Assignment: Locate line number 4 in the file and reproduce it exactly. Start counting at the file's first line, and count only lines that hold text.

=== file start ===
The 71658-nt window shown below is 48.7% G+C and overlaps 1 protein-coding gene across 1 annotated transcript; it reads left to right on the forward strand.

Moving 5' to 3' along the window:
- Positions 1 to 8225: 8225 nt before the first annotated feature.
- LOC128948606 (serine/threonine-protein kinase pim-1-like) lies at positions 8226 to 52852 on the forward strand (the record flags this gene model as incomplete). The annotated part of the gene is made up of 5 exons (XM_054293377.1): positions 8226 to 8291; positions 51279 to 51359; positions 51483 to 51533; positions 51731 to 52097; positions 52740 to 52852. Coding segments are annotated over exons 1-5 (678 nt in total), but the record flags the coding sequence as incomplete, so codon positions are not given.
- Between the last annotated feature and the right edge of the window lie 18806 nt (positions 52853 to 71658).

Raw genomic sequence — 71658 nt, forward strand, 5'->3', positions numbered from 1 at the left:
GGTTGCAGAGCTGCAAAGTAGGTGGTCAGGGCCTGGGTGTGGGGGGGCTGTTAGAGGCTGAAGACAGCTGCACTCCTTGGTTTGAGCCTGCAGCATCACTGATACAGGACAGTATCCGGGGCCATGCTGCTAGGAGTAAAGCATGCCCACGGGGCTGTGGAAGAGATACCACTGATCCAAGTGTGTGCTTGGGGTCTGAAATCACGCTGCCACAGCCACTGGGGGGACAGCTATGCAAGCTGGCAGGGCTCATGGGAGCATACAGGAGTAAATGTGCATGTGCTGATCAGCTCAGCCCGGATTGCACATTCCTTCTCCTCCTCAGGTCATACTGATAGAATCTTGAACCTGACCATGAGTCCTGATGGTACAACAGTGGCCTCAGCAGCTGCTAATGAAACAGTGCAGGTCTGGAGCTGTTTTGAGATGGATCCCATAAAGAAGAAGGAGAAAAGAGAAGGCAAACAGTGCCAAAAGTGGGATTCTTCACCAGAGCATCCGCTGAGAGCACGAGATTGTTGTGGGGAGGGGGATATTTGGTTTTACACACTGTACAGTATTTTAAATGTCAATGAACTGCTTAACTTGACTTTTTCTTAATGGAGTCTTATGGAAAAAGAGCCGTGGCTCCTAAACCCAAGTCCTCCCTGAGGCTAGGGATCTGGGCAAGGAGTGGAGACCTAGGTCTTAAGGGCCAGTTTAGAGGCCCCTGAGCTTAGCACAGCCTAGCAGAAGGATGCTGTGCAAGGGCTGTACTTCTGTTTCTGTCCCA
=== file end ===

- LOC128948606 (serine/threonine-protein kinase pim-1-like) lies at positions 8226 to 52852 on the forward strand (the record flags this gene model as incomplete). The annotated part of the gene is made up of 5 exons (XM_054293377.1): positions 8226 to 8291; positions 51279 to 51359; positions 51483 to 51533; positions 51731 to 52097; positions 52740 to 52852. Coding segments are annotated over exons 1-5 (678 nt in total), but the record flags the coding sequence as incomplete, so codon positions are not given.